Bohr Model


by whiteshado
Tags: bohr, model
whiteshado
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#1
May5-05, 08:41 PM
P: 33
could i get help or a formula for this question please

Use the Energy Levels for Hydrogen to calculate the wavelength corresponding to the following electron transition
Transition Energy in ev's Emitted wavelengths in m
2->1______ ________x10______
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quasar987
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#2
May5-05, 08:47 PM
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Here's a formula you can use after you've discovered how many energy is contained in the photon emited during the transition of the electron

[tex]E=hf[/tex]

where f is the frequency of the photon. How are frequency and wavelenght related?
whiteshado
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#3
May5-05, 08:51 PM
P: 33
taht is the question im as stumped as you are tahts all the info i have i had taht equation though it doesnt haev wavelength also how do i find the energy?

what
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#4
May5-05, 08:58 PM
P: 92

Bohr Model


I dont think quasar is stumped, i think he was asking you a question which has an answer. The energy should be a given, or predicted by the bohr model. Think back to waves what other equation relates wavelength and frequency.
whiteshado
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#5
May5-05, 09:03 PM
P: 33
well speed of sound divided by wavelength =frequency
whiteshado
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#6
May5-05, 09:05 PM
P: 33
is taht what you were asking for?
whozum
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#7
May5-05, 09:07 PM
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A photon travels at the speed of _____
whiteshado
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#8
May5-05, 09:13 PM
P: 33
hf is the energy of the radiated photons

thats all i got
whozum
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#9
May5-05, 09:18 PM
P: 2,223
Ok, a photon travels at the speed of light. If its energy is given by hF, then the relationship


c = (Frequency)(Wavelength) should give you its wavelength. All you ahve to do is find the energy drop from 2->1 and solve this equation and plug it into the E = hF one.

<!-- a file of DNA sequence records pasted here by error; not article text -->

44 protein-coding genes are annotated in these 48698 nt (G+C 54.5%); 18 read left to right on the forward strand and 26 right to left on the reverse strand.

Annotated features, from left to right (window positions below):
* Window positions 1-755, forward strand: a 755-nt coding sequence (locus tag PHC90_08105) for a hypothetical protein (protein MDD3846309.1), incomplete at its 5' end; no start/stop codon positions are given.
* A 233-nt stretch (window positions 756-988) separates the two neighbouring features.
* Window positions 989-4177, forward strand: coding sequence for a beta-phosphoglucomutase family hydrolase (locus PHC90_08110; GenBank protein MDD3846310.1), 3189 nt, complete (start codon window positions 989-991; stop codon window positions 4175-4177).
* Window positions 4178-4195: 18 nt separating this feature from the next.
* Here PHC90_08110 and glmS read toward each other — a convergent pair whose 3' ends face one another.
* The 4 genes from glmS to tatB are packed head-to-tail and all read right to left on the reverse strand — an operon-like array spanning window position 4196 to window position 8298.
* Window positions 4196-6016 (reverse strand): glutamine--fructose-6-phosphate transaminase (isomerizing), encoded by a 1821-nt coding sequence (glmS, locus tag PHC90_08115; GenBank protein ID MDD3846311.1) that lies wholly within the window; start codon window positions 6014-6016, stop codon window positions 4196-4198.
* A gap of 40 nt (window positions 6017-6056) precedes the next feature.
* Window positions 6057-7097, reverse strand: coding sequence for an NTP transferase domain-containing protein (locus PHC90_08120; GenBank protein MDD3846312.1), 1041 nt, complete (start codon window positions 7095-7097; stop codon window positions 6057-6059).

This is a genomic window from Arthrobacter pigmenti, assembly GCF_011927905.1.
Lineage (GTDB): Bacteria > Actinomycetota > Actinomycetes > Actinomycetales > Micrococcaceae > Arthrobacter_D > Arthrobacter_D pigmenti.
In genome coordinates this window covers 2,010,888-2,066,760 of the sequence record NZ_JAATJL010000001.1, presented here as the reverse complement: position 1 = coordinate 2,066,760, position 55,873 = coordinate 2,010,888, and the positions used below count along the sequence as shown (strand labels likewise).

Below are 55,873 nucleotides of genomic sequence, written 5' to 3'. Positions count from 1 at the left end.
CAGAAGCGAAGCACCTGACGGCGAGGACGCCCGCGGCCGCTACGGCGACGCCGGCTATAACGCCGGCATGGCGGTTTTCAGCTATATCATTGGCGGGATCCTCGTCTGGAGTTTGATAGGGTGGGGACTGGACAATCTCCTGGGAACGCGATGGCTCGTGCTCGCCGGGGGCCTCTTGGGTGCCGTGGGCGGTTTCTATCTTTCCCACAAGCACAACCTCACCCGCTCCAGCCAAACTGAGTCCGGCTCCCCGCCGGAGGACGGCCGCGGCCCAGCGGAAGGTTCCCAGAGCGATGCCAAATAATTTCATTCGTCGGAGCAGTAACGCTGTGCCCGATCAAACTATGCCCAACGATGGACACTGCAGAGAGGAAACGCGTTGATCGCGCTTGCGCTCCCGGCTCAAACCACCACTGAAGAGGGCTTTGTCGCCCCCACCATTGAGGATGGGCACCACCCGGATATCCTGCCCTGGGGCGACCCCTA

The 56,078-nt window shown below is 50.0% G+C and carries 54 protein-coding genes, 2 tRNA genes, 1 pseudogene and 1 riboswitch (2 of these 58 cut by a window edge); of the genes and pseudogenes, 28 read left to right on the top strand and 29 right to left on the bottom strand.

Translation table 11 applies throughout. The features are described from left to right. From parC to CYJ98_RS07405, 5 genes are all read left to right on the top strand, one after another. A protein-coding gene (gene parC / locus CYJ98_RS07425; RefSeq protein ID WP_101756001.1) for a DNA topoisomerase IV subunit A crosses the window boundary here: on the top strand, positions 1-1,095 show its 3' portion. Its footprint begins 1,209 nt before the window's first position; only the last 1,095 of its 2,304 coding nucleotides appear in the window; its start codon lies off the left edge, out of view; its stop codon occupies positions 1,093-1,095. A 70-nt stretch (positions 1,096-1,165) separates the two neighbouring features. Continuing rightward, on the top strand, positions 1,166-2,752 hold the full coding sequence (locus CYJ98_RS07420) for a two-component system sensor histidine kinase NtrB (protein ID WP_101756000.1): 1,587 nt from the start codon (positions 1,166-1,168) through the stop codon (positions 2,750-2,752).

quasar987
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#10
May5-05, 09:33 PM
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Quote Quote by whiteshado
well speed of sound divided by wavelength =frequency
This is also true for light. Light is a wave too, and a "photon" is only a fancy name we give to "little chuncks" (quanta!) of light.

So speed of light divided by wavelength =frequency.
whiteshado
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#11
May5-05, 09:42 PM
P: 33
k so correct me if im wrong 2-1 =-13.6 evs and w =-13.6evs/6.63e-34

?
quasar987
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#12
May5-05, 09:52 PM
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Quote Quote by whiteshado
k so correct me if im wrong 2-1 =-13.6 evs and w =-13.6evs/6.63e-34

?
-13.6 eV is the energy the electron has when it is in state n=1.

You're looking for the energy it has lost in going from state n=2 to state n=1, hence you want the difference between the energy of n=1 and the energy of n=2:

[tex]\Delta E = E_f - E_i[/tex]
whiteshado
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#13
May5-05, 09:55 PM
P: 33
12.2? is that it? nope it was 10.2
quasar987
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#14
May5-05, 09:56 PM
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yeah.

-----------
whiteshado
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#15
May5-05, 10:37 PM
P: 33
hmm i got 1.15e53
10.2/1.6e-19/6.63e-34
its not right thought i think i missed soemthing
wait is this is my freqwuancy correcT?
quasar987
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#16
May5-05, 10:57 PM
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1 kg = 1000 grams, so 2.3 kg = 2.3*1000 = 2300 grams.

Same thing here: 1 eV = 1.6*10^19 J, so 12.2 eV = 12.2*1.6*10^-19 J.
whiteshado
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#17
May5-05, 11:01 PM
P: 33
ahhh i devided instead of multiplying
jtbell
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#18
May6-05, 12:39 AM
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In problems like this it's easier to use Planck's constant in eV instead of joules:

[tex]\frac {10.2 eV} {4.14 \times 10^{-15} eV \cdot seconds} [/tex]


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